Blog 1: Hydrosilation of polyhydridomethyl siloxanes as an approach to mixed surfaces

Surface chemistry is an immensely important and often overlooked subset of chemical research. With how important tactile interactions are to our society, an increased focus on tactile interactions would allow us to fine tune surfaces in order to fulfill specific needs. However, the process of modification must be cost-effective and efficient to warrant further research; this is where my research comes in.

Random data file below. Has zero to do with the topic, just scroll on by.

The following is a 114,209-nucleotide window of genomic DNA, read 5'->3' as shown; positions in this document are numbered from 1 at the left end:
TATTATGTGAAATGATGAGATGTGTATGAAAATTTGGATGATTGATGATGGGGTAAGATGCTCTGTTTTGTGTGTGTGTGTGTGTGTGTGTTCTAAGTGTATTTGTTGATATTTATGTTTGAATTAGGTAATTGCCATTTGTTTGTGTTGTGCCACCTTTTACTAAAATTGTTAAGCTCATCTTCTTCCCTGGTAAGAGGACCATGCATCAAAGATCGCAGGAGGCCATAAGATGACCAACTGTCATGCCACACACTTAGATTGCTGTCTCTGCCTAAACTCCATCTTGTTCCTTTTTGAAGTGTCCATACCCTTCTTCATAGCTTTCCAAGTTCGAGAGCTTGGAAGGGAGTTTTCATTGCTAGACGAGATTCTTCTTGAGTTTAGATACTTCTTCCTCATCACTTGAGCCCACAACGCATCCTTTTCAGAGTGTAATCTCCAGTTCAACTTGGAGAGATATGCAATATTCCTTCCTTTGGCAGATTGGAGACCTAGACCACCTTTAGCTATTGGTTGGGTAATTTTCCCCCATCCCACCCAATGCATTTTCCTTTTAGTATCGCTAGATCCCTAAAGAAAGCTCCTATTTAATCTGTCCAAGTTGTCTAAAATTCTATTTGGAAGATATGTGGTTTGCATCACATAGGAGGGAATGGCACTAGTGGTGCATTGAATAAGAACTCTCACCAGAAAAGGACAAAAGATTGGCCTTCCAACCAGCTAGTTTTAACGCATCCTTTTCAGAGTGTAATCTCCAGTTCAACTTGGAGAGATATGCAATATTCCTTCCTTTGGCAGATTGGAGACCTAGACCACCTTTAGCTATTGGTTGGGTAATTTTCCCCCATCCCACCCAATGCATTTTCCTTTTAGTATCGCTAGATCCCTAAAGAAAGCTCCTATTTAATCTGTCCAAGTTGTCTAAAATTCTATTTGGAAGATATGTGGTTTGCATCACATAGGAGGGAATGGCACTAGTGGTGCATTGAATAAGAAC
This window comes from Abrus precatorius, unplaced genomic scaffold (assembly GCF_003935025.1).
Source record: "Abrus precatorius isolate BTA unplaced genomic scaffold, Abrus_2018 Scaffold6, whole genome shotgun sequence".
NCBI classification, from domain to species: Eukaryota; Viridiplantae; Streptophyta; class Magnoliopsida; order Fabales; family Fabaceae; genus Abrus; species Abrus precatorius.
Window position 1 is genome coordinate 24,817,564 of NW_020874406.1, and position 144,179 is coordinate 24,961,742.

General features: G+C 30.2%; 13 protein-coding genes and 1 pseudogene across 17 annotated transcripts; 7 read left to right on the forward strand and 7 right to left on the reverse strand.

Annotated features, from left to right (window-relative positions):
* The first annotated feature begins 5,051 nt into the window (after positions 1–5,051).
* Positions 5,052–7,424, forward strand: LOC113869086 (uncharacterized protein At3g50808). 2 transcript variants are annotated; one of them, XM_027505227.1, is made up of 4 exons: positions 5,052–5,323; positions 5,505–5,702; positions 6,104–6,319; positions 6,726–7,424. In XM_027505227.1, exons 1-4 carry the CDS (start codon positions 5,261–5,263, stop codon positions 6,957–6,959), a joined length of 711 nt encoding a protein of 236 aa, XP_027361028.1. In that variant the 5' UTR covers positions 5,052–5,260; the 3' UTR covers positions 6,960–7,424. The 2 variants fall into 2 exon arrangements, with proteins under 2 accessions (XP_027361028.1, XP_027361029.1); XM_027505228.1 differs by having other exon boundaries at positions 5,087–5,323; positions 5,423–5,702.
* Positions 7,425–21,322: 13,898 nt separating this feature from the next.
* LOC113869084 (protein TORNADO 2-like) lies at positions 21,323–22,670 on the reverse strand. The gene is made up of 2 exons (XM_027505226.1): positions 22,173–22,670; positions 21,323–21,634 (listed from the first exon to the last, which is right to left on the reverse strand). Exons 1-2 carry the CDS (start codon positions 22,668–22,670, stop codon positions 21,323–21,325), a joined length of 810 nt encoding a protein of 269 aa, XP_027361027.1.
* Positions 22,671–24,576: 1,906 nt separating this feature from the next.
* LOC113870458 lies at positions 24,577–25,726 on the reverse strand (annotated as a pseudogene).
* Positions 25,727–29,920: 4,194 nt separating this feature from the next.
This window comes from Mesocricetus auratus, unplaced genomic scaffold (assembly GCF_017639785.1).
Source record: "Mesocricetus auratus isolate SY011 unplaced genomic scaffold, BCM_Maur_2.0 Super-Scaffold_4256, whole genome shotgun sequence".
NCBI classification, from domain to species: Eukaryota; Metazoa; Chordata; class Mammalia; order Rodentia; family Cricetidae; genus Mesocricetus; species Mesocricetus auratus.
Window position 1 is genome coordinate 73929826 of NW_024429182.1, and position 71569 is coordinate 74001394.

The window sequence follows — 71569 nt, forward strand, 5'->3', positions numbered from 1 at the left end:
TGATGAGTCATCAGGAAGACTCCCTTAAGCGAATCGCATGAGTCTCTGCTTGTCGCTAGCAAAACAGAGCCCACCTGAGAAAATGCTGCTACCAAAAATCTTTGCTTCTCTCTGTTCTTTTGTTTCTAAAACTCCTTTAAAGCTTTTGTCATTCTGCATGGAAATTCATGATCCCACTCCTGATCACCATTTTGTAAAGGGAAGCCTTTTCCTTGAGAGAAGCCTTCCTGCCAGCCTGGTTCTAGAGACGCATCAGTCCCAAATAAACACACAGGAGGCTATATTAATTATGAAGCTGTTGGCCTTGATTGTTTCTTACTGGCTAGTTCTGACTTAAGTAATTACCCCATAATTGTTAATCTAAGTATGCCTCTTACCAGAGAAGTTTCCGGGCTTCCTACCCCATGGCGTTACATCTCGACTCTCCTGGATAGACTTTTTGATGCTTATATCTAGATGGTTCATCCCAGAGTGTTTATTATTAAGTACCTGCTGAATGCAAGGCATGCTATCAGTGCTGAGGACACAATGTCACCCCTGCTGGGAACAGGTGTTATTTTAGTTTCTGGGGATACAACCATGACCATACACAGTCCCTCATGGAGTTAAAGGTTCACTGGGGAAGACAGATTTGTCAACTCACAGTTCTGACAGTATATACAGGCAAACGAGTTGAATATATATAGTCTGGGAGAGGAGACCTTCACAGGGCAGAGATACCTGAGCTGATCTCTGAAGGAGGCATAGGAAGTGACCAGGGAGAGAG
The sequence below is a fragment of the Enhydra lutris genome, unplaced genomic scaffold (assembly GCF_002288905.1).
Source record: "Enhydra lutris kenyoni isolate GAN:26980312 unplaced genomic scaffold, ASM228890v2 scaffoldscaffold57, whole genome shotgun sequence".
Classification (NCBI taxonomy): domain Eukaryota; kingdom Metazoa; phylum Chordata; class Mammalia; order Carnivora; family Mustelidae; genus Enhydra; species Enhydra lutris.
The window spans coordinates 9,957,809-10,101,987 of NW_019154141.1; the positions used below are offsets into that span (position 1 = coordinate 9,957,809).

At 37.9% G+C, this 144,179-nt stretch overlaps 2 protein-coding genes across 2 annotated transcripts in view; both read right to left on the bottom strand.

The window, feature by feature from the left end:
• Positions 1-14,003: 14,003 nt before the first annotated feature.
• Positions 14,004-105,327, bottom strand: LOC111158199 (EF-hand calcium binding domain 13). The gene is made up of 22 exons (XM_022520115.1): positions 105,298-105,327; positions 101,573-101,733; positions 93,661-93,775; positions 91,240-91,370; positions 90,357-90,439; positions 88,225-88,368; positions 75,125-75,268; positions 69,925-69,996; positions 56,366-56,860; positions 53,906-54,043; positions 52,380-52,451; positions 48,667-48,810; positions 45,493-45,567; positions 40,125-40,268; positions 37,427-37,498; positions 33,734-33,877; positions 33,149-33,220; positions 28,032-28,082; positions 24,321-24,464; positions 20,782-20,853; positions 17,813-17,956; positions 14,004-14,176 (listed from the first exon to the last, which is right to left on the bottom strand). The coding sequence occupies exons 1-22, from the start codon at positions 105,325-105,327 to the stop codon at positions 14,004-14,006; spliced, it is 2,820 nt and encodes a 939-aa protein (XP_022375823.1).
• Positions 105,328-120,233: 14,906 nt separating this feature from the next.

For the past year, I have been experimenting with a polymer called (poly)hydridomethylsiloxane, or HMS for short. This polymer is unique in that after coating a surface with it, we can perform subsequent reactions to fine tune the surface chemistry and achieve the desired function.¬† These subsequent reactions are called hydrosilations. So far, we’ve reacted a wide variety of chemicals with a vinyl functional group (i.e. a double bond) and characterized their effect on the surface. As for the surfaces we’ve used, we have focused on inorganic oxides. As the summer progresses and our research nears its end, we hope to finish our research and begin sorting through the wide array of data that we have collected.